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There hasn’t been much good news related to the state of the world’s oceans lately. Although on the surface, we see the same pristine blue waters, lurking underneath the surface, however, is a whole host of all but beautiful problems. According to a recent report conducted by the World Wildlife Fund (WWF), nearly half the world’s marine life has been wiped out in the last forty years due to overfishing, pollution, and climate change.

Fifty percent of marine life in such a short span of time is alarming to say the least, but the loss of marine life is something that is felt through every layer of the ecological web. Did you know, for instance, that 50 percent of the world’s oxygen comes from the oceans? The oceans are also the world’s largest carbon sinks and help to regulate weather patterns. Although we might not live in the oceans, that does not mean that we don’t rely on it for our own lives. Because of this, it is incredibly important that we all play our part to turn this staggering trend of marine life loss around. As horrible as it might seem, human activities are primarily at fault for the current state of our oceans, but this means that there is also an enormous opportunity for us to turn this ship around.

We can all play a part to protect marine species and the oceans through our daily actions. Here are five small, but incredibly impactful ways you can help save the oceans right now!

1. Shut out Seafood

While some countries rely on fish as their primary source of protein, for the majority of the Western world, fish is not such a necessity. Nevertheless, the demand for fish and seafood is driving many wild fish populations to their end.

It is currently estimated that 80 percent of global fish stocks are “fully- to over-exploited, depleted, or in a state of collapse.” Also, about 90 percent of large predatory fish stocks (sharks, swordfish, and bluefin tuna) have been diminished since the 1950s. Basically, this downward trajectory means that if current rates of fishing are not drastically reduced, it has been predicted that the stocks of every wild-caught seafood will collapse by 2048.

Unfortunately, lower fish populations paired with high demand means that the fishing industry is going to more aggressive lengths to yield as high of a catch as possible. Using methods like gillnetting or super trawling, commercial fisheries are systematically catching every possible fish in sight – and sometimes this means fish other than their target catch. This can mean anything from turtles to manta rays, known as bycatch, getting hauled on board a fishing vessel where they will likely be left to die.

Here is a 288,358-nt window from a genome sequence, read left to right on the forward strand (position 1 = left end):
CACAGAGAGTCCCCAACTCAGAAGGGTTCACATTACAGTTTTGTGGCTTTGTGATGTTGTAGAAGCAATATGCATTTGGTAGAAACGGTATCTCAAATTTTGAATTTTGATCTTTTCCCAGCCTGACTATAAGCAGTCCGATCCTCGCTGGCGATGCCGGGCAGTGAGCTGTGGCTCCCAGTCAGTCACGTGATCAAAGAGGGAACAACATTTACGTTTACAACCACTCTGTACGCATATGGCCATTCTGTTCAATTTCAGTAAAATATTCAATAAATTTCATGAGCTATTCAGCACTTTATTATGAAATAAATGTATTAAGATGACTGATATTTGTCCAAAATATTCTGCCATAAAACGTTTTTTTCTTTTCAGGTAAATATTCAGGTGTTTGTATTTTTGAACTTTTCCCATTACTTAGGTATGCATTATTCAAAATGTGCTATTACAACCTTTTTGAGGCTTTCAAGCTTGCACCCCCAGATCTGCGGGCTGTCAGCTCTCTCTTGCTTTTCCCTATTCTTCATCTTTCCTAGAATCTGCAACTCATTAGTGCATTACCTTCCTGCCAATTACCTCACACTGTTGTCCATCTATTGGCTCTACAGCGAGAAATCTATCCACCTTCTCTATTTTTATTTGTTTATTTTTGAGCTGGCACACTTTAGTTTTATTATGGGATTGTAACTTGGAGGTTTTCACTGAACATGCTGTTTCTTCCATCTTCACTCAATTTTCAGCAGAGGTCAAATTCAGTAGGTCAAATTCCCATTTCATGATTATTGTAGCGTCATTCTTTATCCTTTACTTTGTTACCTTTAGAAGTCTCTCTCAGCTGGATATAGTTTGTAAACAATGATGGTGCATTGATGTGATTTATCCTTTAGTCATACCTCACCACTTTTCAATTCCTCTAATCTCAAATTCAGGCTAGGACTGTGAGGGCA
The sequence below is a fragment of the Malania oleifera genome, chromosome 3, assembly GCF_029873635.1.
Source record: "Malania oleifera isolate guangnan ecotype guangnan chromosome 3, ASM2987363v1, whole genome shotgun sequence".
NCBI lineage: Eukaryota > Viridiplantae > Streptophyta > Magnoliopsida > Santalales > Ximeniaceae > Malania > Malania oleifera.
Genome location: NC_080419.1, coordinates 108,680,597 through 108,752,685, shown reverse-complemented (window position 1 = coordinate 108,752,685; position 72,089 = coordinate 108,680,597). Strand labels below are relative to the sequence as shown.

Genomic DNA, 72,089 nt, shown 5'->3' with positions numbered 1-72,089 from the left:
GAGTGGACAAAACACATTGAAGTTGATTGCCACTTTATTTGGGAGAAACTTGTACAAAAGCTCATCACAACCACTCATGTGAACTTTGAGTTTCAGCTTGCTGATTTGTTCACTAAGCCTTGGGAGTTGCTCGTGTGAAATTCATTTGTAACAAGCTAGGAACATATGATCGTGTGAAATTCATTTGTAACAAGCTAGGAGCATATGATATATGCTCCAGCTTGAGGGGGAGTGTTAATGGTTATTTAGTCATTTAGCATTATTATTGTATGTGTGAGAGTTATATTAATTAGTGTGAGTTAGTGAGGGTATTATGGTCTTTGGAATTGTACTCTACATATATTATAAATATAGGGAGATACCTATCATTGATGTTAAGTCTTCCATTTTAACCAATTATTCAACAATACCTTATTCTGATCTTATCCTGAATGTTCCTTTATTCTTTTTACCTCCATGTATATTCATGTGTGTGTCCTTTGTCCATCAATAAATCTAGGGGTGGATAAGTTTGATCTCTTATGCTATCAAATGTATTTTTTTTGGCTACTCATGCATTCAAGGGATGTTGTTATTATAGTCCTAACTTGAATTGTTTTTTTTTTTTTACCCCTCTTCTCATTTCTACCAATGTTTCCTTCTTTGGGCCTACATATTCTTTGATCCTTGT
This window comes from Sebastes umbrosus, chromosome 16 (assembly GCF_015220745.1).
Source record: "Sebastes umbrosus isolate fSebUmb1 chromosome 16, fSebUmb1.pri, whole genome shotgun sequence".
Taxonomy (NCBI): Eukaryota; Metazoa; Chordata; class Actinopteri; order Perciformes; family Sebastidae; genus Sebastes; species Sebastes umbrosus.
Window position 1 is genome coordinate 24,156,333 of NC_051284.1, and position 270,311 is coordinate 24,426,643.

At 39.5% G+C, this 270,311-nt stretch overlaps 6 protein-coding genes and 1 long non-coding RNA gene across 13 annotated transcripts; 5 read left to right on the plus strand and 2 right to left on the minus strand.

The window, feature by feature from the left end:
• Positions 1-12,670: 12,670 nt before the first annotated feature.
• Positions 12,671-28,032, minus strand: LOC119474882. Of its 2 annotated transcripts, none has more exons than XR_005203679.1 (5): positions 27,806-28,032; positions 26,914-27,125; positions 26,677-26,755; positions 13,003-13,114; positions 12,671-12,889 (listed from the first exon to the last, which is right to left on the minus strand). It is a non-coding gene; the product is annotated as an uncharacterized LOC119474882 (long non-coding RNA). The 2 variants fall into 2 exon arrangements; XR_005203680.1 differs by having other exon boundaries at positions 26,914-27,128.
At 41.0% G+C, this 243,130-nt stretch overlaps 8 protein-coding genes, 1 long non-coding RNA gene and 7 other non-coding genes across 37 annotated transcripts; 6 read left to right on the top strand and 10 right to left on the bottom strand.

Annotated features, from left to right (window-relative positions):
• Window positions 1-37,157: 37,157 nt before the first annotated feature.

Annually, around 300,000 dolphins, whales and porpoises end up entangled in fishing gear and around 250,000 sea turtles are either injured or caught by fishermen. Sharks and seals are also often caught as bycatch.

These numbers are pretty intimidating, but consider the positive impact you could have by simply eliminating fish from your diet. Just by cutting out fish from your diet for a year, you can save over 225 fish and 151 shellfish! Not only this, but you will be removing yourself from the insatiable demand for seafood and helping to lower the need for extreme fishing methods.

2. Cut Down on Energy Use

Human activities are chiefly to blame for the increase in greenhouse gas emissions in the atmosphere, and the largest source is from burning fossil fuels to create heat, electricity and transportation. The increase of carbon dioxide levels in the atmosphere, a contributor of climate change, is increasing sea temperatures and sea levels, threatening the livelihood of many marine species.

By making small changes in your daily life, like riding your bike or taking public transport, unplugging your electronics and switching off the lights,  it all adds up to saving energy.  Low energy light bulbs, for example, use around 20 percent less energy than a conventional light bulb. And did we mention you’ll also slash your lighting bills just by making this minor change?

3. Get Practical About Plastic

Today, our oceans are literally choking on plastic. Did you know that 90 percent of all trash that gets dumped into the oceans plastic? On an annual basis, that measures out to 8.8 million tons of plastics that end up in our oceans! Once again, it’s the innocent animals that suffer as a result of human actions.